Is the Takeover becoming too political?

When news broke that the prospective takeover of Newcastle United had finally entered the Premier Leagues ‘Owners and Directors Test’, you could forgive Newcastle fans for thinking we were in the endgame and could see an end to Mike Ashleys reign as Newcastle owner.

Something that we assumed would be a fairly simple matter, based entirely on the the prospective new owners ability to run a football club, and had the funds available and business plan sufficient enough to please the Premier league and their lawyers.

As is always the case with Newcastle, nothing is ever that simple. What would follow, seemed to take the NUFC takeover away from being a football matter, and put it squarely in the political arena.

With the Public Investment Fund (PIF) from Saudi Arabia being a major player in the takeover and will ultimately have 80% of the club if the takeover were to go through, the way the country has been viewed, and alleged past transgressions were brought to the attention of the Premier League.

Amnesty International, who specialise in fighting violations against Human Rights in countries around the world, would right a letter to the Premier League to ask them not to authorise the purchase of the club by PIF, headed my Crown Prince Mohammed Bin Salman (MBS).

The main causes for concern from Amnesty were the Saudi’s war on Yemen, the imprisonment of activists and the alleged murder of Washington Post journalism Jamal Khashoggi . This would also lead Khashoggi’s fiance Hatice Cengiz to also write a letter to the Premier League asking them to stop the takeover, as she blames MBS for the murder, even though courts have ruled against such allegations.

Another objection that has come to the forefront, and even been the jump off point for some journalist’s to join the conversation, is the idea of Sports Washing. This is the idea that Saudi (and other countries) use their involvement in sports to cover up, or take the attention away from their human rights record.

One journalist in particular has taken it upon himself to become the voice of morality, implying Newcastle fans should take a stand against the proposed takeover, saying our celebration of #cans is an acceptance of the human rights issues, even suggesting that Wor Flags should have a flag of Khashoggi at the first game we are allowed back into the ground!

Therein lies the problem with the issue, as fans we are being asked to step away from the world of football and become political activists. Which has led to people trying to get the attention back to the matter at hand, a football club takeover. The idea that Wor Flags should be front and centre of this is laughable. The fans group has never had flags of a political nature, only ones to support the players and management! To ask them to take a political stand would take away from the good work the group does.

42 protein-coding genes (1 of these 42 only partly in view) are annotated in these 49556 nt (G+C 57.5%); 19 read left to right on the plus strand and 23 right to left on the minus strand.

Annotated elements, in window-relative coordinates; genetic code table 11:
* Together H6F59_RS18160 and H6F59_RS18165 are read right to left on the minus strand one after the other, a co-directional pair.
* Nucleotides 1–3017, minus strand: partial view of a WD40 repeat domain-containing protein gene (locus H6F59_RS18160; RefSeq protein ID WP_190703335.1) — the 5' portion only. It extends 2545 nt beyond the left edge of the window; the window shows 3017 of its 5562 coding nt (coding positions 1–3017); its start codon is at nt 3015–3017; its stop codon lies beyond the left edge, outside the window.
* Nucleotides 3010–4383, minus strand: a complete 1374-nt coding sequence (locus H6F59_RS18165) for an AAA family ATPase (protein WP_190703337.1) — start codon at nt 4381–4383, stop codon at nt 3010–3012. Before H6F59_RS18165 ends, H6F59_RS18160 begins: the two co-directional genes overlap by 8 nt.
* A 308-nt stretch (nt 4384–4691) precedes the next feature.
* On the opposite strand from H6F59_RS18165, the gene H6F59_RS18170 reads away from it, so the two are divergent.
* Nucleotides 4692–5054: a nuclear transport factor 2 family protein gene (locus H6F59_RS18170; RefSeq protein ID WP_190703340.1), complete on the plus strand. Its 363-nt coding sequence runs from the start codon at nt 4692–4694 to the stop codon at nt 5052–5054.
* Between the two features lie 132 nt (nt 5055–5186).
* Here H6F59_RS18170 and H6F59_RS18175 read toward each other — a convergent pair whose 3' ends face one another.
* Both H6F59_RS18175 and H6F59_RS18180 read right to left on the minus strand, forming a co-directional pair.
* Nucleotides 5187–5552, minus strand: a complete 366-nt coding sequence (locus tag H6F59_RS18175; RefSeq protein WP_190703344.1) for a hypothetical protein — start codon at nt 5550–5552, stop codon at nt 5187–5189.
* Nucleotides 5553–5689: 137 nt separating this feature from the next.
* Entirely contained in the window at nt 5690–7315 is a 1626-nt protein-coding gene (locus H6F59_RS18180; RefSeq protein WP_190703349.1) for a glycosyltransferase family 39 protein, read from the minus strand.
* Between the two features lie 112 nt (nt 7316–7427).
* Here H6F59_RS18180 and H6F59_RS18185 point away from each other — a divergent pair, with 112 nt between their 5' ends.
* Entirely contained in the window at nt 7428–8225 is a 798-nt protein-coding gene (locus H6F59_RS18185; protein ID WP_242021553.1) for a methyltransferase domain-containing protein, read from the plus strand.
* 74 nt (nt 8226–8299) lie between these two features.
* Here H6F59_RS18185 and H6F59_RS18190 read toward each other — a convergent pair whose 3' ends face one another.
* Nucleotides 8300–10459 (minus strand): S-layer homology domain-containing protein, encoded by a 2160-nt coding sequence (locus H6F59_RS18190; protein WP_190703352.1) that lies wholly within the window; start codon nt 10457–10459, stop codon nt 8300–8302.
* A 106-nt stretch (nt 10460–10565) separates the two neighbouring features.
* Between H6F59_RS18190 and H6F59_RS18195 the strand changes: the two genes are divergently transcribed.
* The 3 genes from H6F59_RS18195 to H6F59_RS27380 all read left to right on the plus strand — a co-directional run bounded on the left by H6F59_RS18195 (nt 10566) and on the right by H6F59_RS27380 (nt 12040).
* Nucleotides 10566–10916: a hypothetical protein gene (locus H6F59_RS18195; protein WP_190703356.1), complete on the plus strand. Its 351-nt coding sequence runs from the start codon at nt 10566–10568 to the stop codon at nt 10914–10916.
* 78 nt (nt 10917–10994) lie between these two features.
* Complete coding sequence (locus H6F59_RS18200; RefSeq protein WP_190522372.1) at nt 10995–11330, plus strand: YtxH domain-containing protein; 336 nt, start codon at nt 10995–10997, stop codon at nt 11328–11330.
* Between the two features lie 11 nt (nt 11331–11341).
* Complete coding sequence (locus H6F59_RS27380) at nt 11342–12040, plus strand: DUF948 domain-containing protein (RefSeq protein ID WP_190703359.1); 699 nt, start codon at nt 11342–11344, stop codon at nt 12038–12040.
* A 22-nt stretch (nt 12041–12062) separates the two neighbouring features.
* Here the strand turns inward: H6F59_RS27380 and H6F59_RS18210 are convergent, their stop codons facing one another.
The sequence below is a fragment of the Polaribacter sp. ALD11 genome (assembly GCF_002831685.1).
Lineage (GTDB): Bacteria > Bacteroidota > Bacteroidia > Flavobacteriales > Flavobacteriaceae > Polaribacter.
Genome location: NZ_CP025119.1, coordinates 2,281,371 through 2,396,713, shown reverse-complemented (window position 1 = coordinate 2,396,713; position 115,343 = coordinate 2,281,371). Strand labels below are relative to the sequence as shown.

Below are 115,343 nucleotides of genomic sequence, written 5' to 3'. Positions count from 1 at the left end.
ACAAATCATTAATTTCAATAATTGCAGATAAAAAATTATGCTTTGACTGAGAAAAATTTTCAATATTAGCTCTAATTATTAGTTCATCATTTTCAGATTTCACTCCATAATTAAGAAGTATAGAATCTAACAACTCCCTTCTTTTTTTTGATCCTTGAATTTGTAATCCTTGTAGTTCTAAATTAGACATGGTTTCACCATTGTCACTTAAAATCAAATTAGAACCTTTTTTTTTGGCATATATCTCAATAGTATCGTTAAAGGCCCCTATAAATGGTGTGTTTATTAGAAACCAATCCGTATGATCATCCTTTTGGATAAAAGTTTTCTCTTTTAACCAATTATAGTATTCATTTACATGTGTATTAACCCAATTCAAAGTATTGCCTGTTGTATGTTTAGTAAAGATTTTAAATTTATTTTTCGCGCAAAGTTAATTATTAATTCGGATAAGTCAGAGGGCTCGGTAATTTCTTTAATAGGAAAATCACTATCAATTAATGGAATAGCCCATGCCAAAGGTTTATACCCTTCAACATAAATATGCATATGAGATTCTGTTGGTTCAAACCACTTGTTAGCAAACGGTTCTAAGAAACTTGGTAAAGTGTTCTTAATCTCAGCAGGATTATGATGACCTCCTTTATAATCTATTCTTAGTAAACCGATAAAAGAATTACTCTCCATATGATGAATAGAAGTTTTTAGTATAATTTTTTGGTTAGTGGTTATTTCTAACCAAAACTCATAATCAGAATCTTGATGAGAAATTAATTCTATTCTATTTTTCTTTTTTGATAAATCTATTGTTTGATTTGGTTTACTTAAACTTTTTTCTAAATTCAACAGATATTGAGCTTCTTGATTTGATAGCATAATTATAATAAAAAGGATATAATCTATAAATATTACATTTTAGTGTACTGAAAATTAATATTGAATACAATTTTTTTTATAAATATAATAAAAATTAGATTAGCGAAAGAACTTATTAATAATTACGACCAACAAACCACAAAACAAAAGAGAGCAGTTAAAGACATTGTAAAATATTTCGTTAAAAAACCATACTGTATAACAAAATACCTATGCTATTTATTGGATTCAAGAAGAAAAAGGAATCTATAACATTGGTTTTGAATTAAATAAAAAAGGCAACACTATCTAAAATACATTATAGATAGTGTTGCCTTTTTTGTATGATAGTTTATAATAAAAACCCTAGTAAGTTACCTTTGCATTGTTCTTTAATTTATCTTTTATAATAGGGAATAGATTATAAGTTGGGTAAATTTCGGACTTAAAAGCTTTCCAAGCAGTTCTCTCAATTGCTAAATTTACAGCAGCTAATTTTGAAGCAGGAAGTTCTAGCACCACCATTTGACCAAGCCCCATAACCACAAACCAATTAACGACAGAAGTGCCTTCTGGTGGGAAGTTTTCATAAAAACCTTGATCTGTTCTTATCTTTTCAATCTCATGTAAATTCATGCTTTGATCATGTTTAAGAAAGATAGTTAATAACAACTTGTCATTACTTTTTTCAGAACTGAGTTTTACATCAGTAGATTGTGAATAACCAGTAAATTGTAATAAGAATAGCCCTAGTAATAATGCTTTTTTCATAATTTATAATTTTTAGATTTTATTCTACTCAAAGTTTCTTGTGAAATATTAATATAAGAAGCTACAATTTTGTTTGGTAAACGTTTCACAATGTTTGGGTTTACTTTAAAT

At a recent online town hall meeting held by MP for Newcastle central Chi Onwurah, and hosted by the Athletics George Caulkin gave voice to people on all sides of the argument. The feeling of fans was summed up perfectly by former head of the Newcastle United Supporters Trust (NUST) and now Middle East resident Neil Mitchel, known by us on twitter as the @geordiedentist:

From my point of view, fans aren’t here to solve the world’s problems.We use our 90 minutes to escape the world.

What should be a joyous moment for Newcastle fans, in terms of Mike Ashley leaving, not necessarily who is coming in, has been curtailed by football matters taking a back seat.

I fully understand the concerns raised by Amnesty and Khashoggi’s fiance, and feel there is a place to raise these concerns, but within a football transaction is not it.

While all the attention has been on the negative towards Saudi Arabia, let us not forget some of the positive, during this covid-19 pandemic, the country have donated $500 million to the World Health Organisation (WHO), are responsible for helping and funding Artificial Intelligence for the NHS. The Kingdom also historically have a good relationship with us as a country, with MBS meeting the Prime Minister and the Queen.

While these are all ver valid political points, what we are talking about is the improvement of a Football club, and the test that allows them to do that is based on football matters, as well as convicted crimes. None of which to my knowledge MBS or anyone associated with the takeover are guilty of.

Yes these objections need be brought to peoples attention, but to get us to merge football and politics is, for me, wrong. As a fan I am excited by the takeover, and can’t wait to see what the club can become (I feel it may be a step above the entertainers and Sir Bobby’s tenure). This excitement does not take away the worry of the human rights record, but in my mind it is completely different conversations, and the two should not be held in the same arena.

I don’t think they will, but if the Premier League were to dismiss this on political reasons and not footballing reasons, there may be a lot of owners forced to sell their clubs, and lets not forget all the transgressions our current owner has made just in the past few weeks.

Keep football to football, and politics to parliament! thats why we have governing bodies for each element of life, to specialise in that department and not cross over to others.

2 thoughts on “Is the Takeover becoming too political?

  1. Great piece!

    You’ve put my exact thoughts into one sentence – ‘Keep football to football, and politics to parliament!’

    As a Newcastle fan I just want to focus on the football and the potential future we could see for our club.

    Liked by 1 person

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